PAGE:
I like fiction by writers engaged in trying to make sense of their lives and of the world in which they find themselves, writers who palpably have skin in the game, and this makes me particularly resistant to historical fiction.
By Walter Mosley
A good mystery has to be a good novel, and any good novel takes us on a journey where we discover, on many levels, truths about ourselves and our world in ways that are, at the same time, unexpected and familiar.
Science and regligion, capitalism and socialism, caste and character are all on the auction block. The waters are rising while we are dreaming of dancing with the stars. We call ourselves social creatures when indeed we are pack animals. We, many of us, say that we are middle class when in reality we are salt-of-the-earth working-class drones existing at the whim of systems that distribute our life's blood as so much spare change. These subjects can be addressed in fiction or plays, even in poetry, but now and again the plain talk of nonfiction is preferred.
I find books in used-book stores, chain and independent stores, on freinds' shelves, and being read by some woman sitting opposite me on the subway. I find books the way a cow finds a new pasture, by looking to see where the other cows are headed.
i find books on the Internet and in overheard conversations at restaurants. And, more and more, I find books in my memory; an author's name that some professor (whose name I have now forgotten) mentioned in a seminar, the topic of which I no longer remember. I remember the writer's name and sometimes later a title comes to mind. After a few days I connect the author's name and the title. It's a small step from there to reading happily on the Staten Island Ferry.
By Khaled Hosseini
Qualities you need to get through medical school and residency: Discipline. Patience. Perseverance. A willingness to forgo sleep. a penchant for sadomasochism. Ability to weather crises of faith and self-confidence. Aceept exhaustion as fact of life. Addiction to caffeine a definite plus. Unfailing optimism tha tthe end is in sight.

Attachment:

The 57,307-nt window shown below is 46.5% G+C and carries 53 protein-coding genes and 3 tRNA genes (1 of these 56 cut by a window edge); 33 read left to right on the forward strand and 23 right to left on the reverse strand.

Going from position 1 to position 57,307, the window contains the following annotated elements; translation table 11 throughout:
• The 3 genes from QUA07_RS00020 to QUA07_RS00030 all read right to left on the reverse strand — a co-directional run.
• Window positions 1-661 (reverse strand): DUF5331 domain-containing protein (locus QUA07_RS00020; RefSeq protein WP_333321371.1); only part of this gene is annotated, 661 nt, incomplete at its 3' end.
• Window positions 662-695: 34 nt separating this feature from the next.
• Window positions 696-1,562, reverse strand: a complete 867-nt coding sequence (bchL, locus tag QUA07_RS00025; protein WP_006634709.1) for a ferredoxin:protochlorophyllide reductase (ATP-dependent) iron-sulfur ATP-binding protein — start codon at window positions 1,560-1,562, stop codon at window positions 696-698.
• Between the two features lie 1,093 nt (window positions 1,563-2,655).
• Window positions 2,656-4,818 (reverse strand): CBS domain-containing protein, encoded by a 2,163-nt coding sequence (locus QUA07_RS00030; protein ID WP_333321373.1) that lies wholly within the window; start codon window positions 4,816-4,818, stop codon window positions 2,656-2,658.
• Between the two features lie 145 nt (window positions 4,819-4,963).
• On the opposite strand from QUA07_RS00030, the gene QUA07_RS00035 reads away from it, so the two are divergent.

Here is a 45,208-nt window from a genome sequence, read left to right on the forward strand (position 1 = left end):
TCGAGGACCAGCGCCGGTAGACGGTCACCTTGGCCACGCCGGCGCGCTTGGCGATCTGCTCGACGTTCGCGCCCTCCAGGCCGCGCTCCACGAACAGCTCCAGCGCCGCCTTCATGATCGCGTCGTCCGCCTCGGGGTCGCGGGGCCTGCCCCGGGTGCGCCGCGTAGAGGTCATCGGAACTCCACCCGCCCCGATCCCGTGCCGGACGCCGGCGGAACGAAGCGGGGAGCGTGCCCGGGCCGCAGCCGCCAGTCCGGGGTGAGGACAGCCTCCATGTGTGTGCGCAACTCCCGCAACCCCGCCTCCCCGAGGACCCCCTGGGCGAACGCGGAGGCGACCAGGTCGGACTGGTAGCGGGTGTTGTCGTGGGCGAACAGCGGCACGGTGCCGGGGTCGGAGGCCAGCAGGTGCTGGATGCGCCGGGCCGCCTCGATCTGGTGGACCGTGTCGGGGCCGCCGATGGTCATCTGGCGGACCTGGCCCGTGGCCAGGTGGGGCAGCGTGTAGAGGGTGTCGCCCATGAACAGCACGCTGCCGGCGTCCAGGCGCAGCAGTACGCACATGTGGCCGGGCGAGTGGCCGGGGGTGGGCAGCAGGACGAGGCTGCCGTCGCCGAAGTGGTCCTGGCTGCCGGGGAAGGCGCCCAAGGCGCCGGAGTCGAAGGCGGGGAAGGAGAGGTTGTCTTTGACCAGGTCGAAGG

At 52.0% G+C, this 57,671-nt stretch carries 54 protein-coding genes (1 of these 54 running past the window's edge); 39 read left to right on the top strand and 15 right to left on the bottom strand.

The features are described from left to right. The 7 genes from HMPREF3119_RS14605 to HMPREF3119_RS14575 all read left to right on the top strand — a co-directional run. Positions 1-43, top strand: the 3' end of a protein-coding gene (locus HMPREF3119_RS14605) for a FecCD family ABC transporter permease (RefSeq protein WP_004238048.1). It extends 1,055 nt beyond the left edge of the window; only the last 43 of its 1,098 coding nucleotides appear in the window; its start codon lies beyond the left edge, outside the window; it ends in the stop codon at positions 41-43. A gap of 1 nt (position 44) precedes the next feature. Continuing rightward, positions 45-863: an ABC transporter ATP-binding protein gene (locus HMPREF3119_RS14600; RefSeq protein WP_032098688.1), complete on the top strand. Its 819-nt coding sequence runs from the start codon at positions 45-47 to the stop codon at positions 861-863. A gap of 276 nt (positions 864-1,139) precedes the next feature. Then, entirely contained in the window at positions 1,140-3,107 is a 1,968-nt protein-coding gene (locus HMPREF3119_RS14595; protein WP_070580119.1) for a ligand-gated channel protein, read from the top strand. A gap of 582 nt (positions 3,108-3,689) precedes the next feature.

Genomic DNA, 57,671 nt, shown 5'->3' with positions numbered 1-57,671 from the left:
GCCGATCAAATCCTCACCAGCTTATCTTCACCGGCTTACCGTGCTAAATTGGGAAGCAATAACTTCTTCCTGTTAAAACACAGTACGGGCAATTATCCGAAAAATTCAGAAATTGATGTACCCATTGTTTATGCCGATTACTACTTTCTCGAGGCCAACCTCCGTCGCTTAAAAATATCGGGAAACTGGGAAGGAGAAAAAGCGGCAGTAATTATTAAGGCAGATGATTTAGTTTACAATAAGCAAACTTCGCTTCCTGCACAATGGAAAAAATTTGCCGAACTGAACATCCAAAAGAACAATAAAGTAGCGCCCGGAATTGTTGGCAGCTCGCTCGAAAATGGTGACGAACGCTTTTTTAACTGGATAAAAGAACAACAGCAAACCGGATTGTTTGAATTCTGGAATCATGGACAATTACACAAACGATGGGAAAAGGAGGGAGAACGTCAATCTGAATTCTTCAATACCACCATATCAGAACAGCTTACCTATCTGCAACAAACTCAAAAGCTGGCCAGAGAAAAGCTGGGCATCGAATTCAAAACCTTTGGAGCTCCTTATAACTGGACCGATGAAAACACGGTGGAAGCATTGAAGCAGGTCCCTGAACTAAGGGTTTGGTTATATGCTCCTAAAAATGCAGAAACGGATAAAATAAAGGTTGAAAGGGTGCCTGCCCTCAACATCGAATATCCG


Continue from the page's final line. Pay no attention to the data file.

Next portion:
Qualities you need to be a novelist: Ditto.
I love just about any kind of story as long as it is well told, makes an emotional impact, and holds an elusive sense of myster. That said, it has been many years since I've read fantasy of science fiction.
By James McBride
Any you steer clear of?
Corny, unbelievable novels; political books; stories by super-duper mountain-climber types who spend thousands snowborading or travering high peaks and wiritng books about it while they could be digging water wells in Peru someplace, helping somebody. I avoid pulp fiction. I dig spy novels. I read more history books than anything else. I'd like to see a book that tells us who those people are on bikes who wear those funny little uniforms and ride all over the road.
A clean office, devoid of funk, without open books and dirty coffee cups and papers strewn around, would drive me bananas. If anything, I prefer traffic and sirens. But in a structural sense , jazz demands that you negotiate the road ahead with certain restrictions - tempo, harmony, chords, and so on - and that's a good template for the working writer. You can't write just anything. Your story needs structure. Jazz sets out a kind of road map that you're supposed to follow, but there are limits. If you're playing a solo in the key of B flat and play, say, an F sharp or B natural, you better have a good reason for it - or be Charlie Parker. You can make it work, of course, but remember this: Even though you're driving the car, you may not know the exact route home. If you trust the music, and stay within the parameters, within that framework, you'll get home. Same with writing. That's why I say writing is an act of faith. But my way may not be the best way.